Frank Norris, (1870-1902), was an American novelist and journalist and a leader of the Naturalism movement. Norris believed that a novel should serve a moral purpose. "The novel with a purpose," he explained, "brings the tragedies and griefs of others to notice" and "prove(s) that injustice, crime, and inequality do exist."
Benjamin Franklin Norris, Jr., was born on March 5, 1870, in Chicago. He moved to San Francisco with his family in 1884. While attending the University of California from 1890 to 1894, he came under the influence of the French Naturalist writer Emile Zola and began to write MCTEAGUE
, one of his finest novels. Norris then spent a year at Harvard University and wrote part of an unfinished novel, VANDOVER AND THE BRUTE.
In 1895 and 1896, Norris was a reporter in South America for the SAN FRANCISCO CHRONICLE and a magazine called the WAVE. In 1896, he returned to San Francisco and became assistant editor of the WAVE. In 1899, he became a manuscript reader for a publisher in New York City. That year he finished MCTEAGUE, which tells how economic circumstances, alcoholism, heredity, and chance compel a man to become a murderer.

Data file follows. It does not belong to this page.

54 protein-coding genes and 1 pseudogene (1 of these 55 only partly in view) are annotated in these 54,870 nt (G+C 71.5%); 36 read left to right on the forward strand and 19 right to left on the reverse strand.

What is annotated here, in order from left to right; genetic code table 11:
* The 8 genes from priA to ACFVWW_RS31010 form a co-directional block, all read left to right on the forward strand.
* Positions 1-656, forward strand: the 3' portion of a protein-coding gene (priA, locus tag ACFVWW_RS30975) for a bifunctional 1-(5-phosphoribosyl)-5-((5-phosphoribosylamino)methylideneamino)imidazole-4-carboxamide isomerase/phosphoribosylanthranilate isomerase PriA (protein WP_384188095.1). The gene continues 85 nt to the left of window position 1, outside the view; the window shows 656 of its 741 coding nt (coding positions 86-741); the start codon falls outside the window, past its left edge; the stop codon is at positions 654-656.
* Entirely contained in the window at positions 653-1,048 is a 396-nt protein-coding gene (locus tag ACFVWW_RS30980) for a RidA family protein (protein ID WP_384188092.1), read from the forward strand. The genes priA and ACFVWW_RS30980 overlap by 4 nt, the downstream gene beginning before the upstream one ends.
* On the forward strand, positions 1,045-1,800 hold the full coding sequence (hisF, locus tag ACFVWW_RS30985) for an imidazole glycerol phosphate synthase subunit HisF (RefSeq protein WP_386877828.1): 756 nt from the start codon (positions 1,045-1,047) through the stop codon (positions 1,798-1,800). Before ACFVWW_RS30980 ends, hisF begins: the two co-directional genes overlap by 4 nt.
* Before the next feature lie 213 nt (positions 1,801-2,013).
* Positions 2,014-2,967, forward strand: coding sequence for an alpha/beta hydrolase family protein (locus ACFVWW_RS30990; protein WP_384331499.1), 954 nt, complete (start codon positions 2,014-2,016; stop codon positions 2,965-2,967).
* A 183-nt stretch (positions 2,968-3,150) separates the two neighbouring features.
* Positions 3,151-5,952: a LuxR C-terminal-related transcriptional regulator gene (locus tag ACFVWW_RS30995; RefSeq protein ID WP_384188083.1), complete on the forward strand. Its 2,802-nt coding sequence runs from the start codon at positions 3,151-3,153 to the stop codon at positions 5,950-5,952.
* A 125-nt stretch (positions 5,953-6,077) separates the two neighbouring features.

Norris planned a three-novel series called EPIC OF THE WHEAT to tell about the production, distribution, and consumption of wheat in the United States. THE OCTOPUS (1901) dramatizes how a railroad controlled a group of California wheat farmers. The book emphasizes the control of "forces," such as wheat and railroads, over individuals or even groups of individuals. It ranks with MCTEAGUE as Norris' finest work. Both novels show the author's weakness for melodrama but illustrate his genius for revealing character and writing exciting action scenes. The second volume of the series, THE PIT, was published in 1903, after Norris died on Oct. 25, 1902, at the age of 32 following an operation for appendicitis. The final volume, THE WOLF, was never written.
Alan Gribben, Ph.D., Department Head and Distinguished Research Professor, Department of English, Auburn University Montgomery.
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